My mother's parents and her youngest siblings visited us when we were in Foymount.


While in Foymount, two more sisters were added to our now not so little family, Karen and Juanita.  I started kindergarten in Foymount but only for a little more than a month as dad was posted again to Alsask, Saskatchewan.  Juanita was just an infant.  In those days, kids didn't need to be in a car seat, seat belts were probably an option in many cars. Dad made a bed for us all in the back of the station wagon and then took the buggy part of the baby stroller and put it behind the front seat. The plan was to have Juanita in the buggy and all the rest of us in the back. Karen didn't think much of that though and tried to get to Mum. They ended up travelling with Juanita in the front seat between Mum and Dad and Karen harnessed into the buggy. I can't imagine travelling with five kids like that. Mum said we were all good travelers. Again I really have no memories of this trip. I was 5 1/2 going on six and I was moving to another home.

When we got to Alsask, our married quarter wasn't ready but another serviceman who's family wasn't coming until later gave us the one he had been assigned and that was how we got to know Porters who would be family friends for many years.



Alsask was another radar station in what was called the Pine Tree line that stretched right across the country. There weren't many pine trees in Saskatchewan as you can see from this picture of my dad and my two youngest sisters Juanita and Maureen. Maureen, the youngest in the family, was born  while we were posted to Alsask.



I do have memories of Alsask chasing tumble weeds, gathering pine cones, getting stuck in the mud with our bikes and having to go get dad. Many little memories like that.   I remember jumping off the shed for the garbage cans at school with a sucker in my mouth and cutting the inside of my mouth badly on it.   I also remember going on a family picnic; there was a merry-go-round that you could make spin with wheel in the center. My brother and sisters were small enough they could sit on that wheel and turn in the opposite direction. I was a little bit taller and when I tried it my leg got caught in the merry go round, that put an end to the day out at the picnic.  Mum made me take a bath before she would let dad take me to the hospital. Luckily it was only a bad strain, I had to hobble around for awhile but it wasn't long before I was off and running around again. I also remember that dad once again worked as projectionist at the base theatre and often brought movies home or let us sit in the projectionists booth at the theatre. I also remember that my parent's room had two doors, a door in the bedroom hallway and a door to the front entry way. At Christmas, they would block off the door from the kitchen to the living room. So one year we crawled through their bedroom to sneak out early to see our gifts. We thought we had gotten away with it but Mum told us later they lay in bed trying not to laugh out loud.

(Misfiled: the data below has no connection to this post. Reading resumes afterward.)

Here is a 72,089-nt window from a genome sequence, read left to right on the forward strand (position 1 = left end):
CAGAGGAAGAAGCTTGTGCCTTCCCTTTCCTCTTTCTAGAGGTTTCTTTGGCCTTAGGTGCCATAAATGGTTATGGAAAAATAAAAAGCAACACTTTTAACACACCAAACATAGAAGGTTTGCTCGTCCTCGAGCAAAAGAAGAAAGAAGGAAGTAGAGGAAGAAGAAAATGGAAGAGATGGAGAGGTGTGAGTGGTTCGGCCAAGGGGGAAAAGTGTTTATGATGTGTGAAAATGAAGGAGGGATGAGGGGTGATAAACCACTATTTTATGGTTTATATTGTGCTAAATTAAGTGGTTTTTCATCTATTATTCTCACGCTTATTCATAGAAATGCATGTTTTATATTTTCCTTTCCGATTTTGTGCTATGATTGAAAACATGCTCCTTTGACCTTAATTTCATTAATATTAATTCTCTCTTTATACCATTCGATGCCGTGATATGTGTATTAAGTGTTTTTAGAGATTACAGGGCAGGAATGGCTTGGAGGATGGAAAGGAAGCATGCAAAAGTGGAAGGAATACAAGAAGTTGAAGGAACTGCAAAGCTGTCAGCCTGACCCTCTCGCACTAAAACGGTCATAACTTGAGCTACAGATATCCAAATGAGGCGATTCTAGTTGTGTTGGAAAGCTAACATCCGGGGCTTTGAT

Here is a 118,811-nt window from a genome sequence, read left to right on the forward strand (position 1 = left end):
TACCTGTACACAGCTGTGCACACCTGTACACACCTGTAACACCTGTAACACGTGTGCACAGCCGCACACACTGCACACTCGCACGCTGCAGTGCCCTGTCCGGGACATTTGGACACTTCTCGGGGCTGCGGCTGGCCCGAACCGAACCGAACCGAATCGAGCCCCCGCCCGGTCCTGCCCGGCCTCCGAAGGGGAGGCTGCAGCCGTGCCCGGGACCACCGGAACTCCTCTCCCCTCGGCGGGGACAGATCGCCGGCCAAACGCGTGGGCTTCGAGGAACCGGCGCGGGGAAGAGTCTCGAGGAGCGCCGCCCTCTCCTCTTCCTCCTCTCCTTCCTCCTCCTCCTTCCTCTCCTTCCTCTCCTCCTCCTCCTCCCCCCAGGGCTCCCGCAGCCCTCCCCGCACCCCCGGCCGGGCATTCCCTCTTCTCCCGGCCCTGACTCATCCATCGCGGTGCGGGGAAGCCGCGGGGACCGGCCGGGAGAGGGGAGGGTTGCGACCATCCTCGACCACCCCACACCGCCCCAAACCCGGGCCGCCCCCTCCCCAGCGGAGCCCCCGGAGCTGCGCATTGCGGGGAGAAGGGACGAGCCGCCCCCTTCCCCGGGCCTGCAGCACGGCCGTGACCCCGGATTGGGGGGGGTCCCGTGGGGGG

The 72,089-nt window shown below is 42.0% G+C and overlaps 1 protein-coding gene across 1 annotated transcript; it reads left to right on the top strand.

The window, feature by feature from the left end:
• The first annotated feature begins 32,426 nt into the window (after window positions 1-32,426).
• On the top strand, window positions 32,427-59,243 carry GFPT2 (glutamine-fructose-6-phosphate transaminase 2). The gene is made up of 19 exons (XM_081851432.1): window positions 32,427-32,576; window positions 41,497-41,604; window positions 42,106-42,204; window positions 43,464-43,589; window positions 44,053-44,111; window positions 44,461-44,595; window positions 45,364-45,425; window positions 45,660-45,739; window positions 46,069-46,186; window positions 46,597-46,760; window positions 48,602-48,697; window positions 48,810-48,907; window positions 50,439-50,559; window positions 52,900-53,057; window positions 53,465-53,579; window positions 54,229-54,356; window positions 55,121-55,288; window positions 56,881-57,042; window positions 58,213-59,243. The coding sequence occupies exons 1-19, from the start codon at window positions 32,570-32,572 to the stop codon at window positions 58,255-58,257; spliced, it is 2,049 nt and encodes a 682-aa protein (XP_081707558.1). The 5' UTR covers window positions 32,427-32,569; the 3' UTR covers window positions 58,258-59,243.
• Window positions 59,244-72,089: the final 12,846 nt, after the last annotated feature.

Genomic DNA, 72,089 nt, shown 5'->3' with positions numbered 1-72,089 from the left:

We went camping for the first time while we were in Alsask. Dad bought a tent, a great heavy canvas thing and got us all sleeping bags. He borrowed a Coleman stove and lantern and off we went.  Maureen stayed with close family friends. It was summer, mum packed summer clothes but we were camped above the frost line so it was pretty nippy. She said she would never go again but we camped nearly every summer after that until we were in our teens when some of us were working part time jobs. That trip we went all the way to British Columbia to the Pacific National Exhibition. Mum had made us girls the same outfit.  A picture of us (the black and white one below) even made it into a local paper.






That ends my early years.  I hope to do my school years next; perhaps divided up just a little. Not sure when I'll get to that next part of my story. I guess I'll do it when the mood strikes me.

Dedicated to my mother and father.

3 comments:

  1. Love the older pictures and all of the memories and stories. You have a beautiful family, Miss Helen!

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  2. Thanks Helen for sharing these wonderful family memories. Makes a good flashback of a similar family time for people of a certain age like us.

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  3. LOVE learning more about you and seeing these photos! thank you for sharing!!! DakotasDen